Be firm with Pakistan on extremism: British MP
Western powers must be firm with Pakistan about its need to crack down on Islamic extremists, but there is no alternative to continuing to work directly with Islamabad, British lawmaker David Miliband said Friday.
Miliband, foreign secretary from 2007 until Britain's Labour Party lost power last year, voiced alarm at the influence inside Pakistani society of Lashkar-e-Taiba, a militant group blamed for the deadly 2008 siege of Mumbai.
"We should be engaging with Pakistan; on the other hand, I feel very comfortable speaking very plainly about the responsibilities that they have," Miliband said at the Council on Foreign Relations in Washington.
Pakistan needs to do more to hold assailants for the Mumbai attack accountable and if Lashkar-e-Taiba is expanding its reach, "then we need to be even more insistent on the need to roll up that infrastructure," he said.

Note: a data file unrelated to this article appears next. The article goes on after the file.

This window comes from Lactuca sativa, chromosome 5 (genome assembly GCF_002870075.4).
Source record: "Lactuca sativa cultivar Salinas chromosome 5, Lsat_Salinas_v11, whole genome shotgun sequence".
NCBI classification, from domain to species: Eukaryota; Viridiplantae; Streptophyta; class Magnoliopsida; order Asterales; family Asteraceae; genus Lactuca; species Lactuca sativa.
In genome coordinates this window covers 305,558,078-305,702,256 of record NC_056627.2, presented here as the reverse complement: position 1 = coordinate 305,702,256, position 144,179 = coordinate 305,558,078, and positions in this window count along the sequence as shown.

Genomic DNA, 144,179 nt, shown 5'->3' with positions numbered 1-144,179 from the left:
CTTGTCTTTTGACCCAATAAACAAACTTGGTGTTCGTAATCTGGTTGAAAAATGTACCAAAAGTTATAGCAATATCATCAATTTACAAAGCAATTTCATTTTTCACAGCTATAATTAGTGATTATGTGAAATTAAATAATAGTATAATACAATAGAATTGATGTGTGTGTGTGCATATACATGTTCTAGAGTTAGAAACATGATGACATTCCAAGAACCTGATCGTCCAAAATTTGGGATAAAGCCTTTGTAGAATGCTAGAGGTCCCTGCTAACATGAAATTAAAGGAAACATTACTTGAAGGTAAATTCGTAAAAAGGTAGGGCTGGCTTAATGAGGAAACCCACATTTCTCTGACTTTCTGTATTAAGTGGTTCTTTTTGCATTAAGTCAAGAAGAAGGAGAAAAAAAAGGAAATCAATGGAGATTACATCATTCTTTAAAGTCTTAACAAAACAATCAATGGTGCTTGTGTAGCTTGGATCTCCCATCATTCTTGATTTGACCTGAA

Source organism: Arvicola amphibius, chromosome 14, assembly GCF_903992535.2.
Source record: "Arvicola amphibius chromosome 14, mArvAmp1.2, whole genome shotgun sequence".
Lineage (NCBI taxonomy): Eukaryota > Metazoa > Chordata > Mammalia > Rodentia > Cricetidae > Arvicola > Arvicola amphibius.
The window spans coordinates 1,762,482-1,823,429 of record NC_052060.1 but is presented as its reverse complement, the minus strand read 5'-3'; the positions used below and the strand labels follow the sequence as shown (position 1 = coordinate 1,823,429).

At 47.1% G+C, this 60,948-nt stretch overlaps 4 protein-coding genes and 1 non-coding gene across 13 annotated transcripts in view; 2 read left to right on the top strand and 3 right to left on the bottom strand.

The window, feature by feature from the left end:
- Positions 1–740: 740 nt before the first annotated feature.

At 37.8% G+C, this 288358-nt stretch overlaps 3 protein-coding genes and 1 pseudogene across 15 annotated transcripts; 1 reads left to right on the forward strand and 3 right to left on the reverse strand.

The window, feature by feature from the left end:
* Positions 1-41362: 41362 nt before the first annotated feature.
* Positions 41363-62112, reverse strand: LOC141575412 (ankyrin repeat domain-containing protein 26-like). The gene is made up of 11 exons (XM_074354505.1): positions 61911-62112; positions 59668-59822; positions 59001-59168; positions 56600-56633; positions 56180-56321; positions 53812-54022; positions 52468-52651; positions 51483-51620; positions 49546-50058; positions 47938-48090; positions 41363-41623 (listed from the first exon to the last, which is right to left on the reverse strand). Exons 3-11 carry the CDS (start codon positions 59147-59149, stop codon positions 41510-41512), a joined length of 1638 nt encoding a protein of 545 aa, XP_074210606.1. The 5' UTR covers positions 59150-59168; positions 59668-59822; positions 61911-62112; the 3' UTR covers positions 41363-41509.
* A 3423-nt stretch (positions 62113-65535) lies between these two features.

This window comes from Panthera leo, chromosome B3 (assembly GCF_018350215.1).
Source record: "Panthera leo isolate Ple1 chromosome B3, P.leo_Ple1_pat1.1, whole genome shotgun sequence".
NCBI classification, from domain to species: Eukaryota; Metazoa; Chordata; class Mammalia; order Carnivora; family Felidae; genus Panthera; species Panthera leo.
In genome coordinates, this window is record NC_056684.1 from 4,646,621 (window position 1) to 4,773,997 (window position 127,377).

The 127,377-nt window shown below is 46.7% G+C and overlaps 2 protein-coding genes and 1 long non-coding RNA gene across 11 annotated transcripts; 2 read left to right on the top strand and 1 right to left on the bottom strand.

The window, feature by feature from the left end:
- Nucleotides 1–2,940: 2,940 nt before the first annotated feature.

But Miliband, who said he would soon travel to Pakistan, called on the United States along with the South Asian nation's neighbors to keep trying to engage both politically and economically.
"One of the most chilling things I've heard and read over the last few months is that America has a choice about whether or not to sever its links with Pakistan," Miliband said.
"Because if you think it difficult, frustrating, enervating, dangerous dealing with Pakistan at the moment as a partner, try fulfilling your own interests in South Asia without Pakistan as a partner," he said.
Miliband welcomed a letter sent by President Barack Obama to his Pakistani counterpart Asif Ali Zardari in late 2009, in which the US leader offered expanded cooperation but demanded Islamabad do more against Islamic militants in India and Afghanistan.
"It was a very important step, proposing a strategic relationship for the US and Pakistan to replace the unbalanced -- essentially military-only relationship, individual leader-based relationship -- of the past," he said.
"I have criticized the Pakistani government for the way in which it failed adequately to respond to the significance of the outreach," he said.
Pakistan has a historic rivalry with India and helped create Afghanistan's Taliban, but it abruptly sided with the United States after the September 11, 2001 attacks.
© 2011 AFP